According to data compiled by Bloomberg BNA, contracts negotiated in 2015 had an all-settlements average first-year wage increase of 2.6 percent, compared to 2.1 percent in 2014. This increase was higher than 2014 increases in all sectors other than manufacturing, where the average increase dropped 0.2 percent. Second- and third-year wage increases in 2015 averaged 2.4 percent, compared to 2014 increases of 2.1 percent and 2.2 percent, respectively. The weighted average increase in agreements rose from 2.6 percent in 2014, to 3.6 percent in 2015. Overall, 13 percent of 2015 contracts called for a first-year wage freeze.
Additionally, according to Bloomberg BNA, January 2016 contract settlements averaged a 2.8 percent wage increase, compared with an average 2.7 percent wage increase for the comparable period in 2015. The median increase for settlements reported to date in 2016 was 2.5 percent, and the weighted average was 3.6 percent, compared with 2 percent and 5.3 percent respectively, in 2015.
Major agreements reached in Canada during November provide covered employees with an average base rate wage increase of 1.7 percent, 0.7 percent larger than the average wage increase in October, but slightly smaller than the 1.8 percent average in September.
SEIU members ratified a four-year contract with the Hartford County Cleaning Contractors Association in Connecticut, providing 2,100 office building cleaners with annual wage hikes, employer-paid health benefit protections, and expanded access to paid sick leave.
Following a 27-day unfair labor practice strike in December 2015, members of Teamsters Local 727 voted to ratify a new contract with Coca-Cola Refreshments, covering over 300 workers at bottling plants in Chicago. The three-year contract provides for annual wage increases and improvements in employee health and welfare benefits.
After two years of bargaining, members of the International Association of Machinists at Hawaiian Airlines Inc. voted to ratify tentative agreements covering more than 2,200 mechanics and clerical workers. The five-year contracts provide retroactive pay raises, enhance job security, and stabilize employee health care costs and participation in profit-sharing and incentive programs.
Although the existing contracts do not expire until October 2016, Boeing Co. and the Society of Professional Engineering Employees in Aerospace reached tentative agreements on a pair of six-year contract extensions covering more than 20,000 engineering employees. The tentative contracts continue existing agreements largely intact. The extensions include language related to how Boeing will cope with the movement of work, as well as phasing out the company’s defined benefit pension plan. The union is recommending ratification, and votes will be counted February 10.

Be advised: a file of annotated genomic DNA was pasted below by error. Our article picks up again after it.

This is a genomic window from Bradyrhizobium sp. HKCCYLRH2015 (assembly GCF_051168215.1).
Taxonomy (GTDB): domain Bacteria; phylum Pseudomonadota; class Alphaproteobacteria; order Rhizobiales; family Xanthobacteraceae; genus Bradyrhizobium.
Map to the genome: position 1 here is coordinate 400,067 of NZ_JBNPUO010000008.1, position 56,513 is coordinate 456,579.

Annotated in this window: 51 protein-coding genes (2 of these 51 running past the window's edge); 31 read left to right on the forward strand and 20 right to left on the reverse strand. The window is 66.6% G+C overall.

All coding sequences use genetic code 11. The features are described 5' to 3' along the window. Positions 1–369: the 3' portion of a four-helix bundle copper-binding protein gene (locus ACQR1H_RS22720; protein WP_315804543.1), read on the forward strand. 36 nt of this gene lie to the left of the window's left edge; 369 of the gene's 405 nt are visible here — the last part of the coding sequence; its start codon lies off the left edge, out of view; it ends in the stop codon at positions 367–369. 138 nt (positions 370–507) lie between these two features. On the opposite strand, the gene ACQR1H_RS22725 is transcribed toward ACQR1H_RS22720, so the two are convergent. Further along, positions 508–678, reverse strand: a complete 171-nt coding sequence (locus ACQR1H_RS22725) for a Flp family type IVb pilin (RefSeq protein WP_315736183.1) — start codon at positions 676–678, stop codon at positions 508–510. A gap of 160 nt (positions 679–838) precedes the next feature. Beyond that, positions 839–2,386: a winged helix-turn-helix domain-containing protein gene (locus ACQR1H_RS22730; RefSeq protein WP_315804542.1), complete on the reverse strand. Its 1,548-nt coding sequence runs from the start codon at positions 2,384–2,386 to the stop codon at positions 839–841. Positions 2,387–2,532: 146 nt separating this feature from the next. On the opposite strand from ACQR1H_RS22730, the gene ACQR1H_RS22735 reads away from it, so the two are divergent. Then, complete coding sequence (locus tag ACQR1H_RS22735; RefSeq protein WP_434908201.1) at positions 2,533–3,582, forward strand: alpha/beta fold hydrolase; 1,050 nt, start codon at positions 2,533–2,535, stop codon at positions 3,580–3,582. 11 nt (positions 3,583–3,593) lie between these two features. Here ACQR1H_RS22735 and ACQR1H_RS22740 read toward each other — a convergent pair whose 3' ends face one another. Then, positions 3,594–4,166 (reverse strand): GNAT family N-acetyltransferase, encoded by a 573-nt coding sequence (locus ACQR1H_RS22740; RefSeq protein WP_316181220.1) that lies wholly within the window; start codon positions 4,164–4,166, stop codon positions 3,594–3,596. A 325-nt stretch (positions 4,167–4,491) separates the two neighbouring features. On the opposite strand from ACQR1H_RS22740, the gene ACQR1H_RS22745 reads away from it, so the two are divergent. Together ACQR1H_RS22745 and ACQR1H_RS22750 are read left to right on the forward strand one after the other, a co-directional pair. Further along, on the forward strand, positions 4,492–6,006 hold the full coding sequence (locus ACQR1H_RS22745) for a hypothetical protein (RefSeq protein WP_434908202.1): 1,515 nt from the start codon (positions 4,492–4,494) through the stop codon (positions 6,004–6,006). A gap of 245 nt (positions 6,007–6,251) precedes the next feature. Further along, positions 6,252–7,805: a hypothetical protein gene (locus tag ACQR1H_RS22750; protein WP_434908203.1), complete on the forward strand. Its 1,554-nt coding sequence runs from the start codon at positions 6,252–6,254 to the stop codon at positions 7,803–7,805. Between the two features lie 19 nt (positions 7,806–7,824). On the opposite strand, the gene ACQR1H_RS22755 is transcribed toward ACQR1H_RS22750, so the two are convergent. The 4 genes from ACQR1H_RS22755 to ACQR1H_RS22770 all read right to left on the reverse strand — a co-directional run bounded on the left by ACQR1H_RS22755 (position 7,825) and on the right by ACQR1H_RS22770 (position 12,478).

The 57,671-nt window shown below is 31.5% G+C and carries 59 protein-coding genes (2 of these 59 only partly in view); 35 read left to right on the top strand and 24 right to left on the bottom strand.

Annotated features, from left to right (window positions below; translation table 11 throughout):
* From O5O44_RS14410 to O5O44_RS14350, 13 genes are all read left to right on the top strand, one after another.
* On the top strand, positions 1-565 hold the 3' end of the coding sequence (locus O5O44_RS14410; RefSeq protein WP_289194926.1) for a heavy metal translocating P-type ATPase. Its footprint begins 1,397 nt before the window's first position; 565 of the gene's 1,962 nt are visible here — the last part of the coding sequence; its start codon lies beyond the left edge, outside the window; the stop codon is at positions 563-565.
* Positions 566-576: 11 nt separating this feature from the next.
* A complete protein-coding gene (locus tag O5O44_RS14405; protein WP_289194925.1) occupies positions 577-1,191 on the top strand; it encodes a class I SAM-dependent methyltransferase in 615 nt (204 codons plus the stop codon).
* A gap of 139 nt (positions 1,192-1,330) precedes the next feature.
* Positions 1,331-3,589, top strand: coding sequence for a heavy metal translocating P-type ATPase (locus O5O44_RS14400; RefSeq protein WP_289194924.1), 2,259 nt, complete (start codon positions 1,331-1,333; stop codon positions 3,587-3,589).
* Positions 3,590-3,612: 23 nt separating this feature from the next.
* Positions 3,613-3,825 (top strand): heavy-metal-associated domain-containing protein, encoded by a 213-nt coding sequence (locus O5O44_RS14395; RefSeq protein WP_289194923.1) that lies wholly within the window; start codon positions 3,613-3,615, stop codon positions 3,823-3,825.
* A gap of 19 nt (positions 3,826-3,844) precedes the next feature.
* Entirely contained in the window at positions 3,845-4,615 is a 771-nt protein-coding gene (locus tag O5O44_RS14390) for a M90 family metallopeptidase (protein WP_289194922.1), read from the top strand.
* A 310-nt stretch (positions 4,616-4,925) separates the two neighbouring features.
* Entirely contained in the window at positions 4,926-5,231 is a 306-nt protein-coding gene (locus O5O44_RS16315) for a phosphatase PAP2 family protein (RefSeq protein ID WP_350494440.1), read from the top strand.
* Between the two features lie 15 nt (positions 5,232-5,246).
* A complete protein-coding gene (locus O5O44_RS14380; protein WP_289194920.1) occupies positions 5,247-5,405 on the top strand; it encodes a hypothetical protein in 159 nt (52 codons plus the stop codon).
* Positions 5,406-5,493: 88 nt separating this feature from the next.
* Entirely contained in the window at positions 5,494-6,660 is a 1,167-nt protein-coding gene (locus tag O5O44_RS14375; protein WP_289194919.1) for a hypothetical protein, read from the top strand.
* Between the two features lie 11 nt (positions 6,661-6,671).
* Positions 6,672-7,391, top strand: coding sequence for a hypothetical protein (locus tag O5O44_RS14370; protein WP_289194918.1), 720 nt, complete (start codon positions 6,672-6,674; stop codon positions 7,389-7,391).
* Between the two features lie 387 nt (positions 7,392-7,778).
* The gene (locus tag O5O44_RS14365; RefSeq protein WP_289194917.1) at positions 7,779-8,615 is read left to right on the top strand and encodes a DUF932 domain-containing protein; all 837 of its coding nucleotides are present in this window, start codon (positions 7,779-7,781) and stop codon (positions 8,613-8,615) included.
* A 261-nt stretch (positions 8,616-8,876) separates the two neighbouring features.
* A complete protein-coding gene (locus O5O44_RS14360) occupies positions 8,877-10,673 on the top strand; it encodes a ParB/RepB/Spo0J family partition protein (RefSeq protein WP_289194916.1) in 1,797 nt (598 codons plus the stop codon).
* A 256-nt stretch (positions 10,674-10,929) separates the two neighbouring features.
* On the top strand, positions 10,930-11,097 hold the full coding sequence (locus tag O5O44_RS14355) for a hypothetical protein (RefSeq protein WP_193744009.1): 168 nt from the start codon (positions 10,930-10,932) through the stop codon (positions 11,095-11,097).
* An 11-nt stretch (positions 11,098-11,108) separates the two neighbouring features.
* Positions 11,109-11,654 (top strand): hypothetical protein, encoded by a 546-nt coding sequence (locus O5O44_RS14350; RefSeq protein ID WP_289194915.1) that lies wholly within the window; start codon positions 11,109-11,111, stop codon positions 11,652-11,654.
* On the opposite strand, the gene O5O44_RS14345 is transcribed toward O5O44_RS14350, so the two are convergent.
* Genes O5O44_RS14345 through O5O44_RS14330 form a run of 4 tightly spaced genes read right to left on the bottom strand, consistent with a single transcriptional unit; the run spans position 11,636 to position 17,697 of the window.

Days before Northeastern University adjuncts were scheduled to stage a one-day strike in protest of slow contract negotiations, university administrators reached agreement with the SEIU on a tentative three-year labor contract covering about 930 adjunct faculty members. The agreement increases per-course pay, promotes greater consistency in faculty course loads, and establishes a professional development fund to promote research and civic engagement.
SEIU Local 32BJ members overwhelmingly ratified two contracts with the Realty Advisory Board Inc., which covers approximately 23,000 commercial building service workers in New York City. One agreement was reached between the local and contractors, and the second was reached between the local and commercial building owners and their third-party managing agents. Under the four-year contracts, workers will receive an average year wage increase of 2.69 percent, expanded leave benefits, and increased employer contributions to their health and pension funds.
Nearly 80 percent of the 12,500 members of United Airlines pilots’ union voted for ratification of a two-year contract extension. The deal is a step forward for new Chief Executive Officer, Oscar Munoz, who has made efforts to improve labor relations and boost United Airlines’ on-time rates. The proposed agreement raises pilots’ pay by 13 percent in 2016, and provides for a 3 percent raise in 2017 and a 2 percent raise in 2018.
The longstanding bargaining impasse between New Jersey Transit and its unions remains unsettled after a second arbitration board, named by President Obama, endorsed the more labor-friendly recommendation of the previous board. In a report, the three-member panel chose the final offer of the New Jersey Transit Rail Labor Coalition as the most “reasonable.” The proposed wage increases in the union coalition’s offer would total almost 18.4 percent compounded over 6.5 years retroactive to 2012. The union coalition’s offer would reportedly cost New Jersey Transit an estimated $183 million. Under federal law, the parties are subject to a final 60-day cooling off period, during which both sides are prohibited from engaging in strikes or lockouts.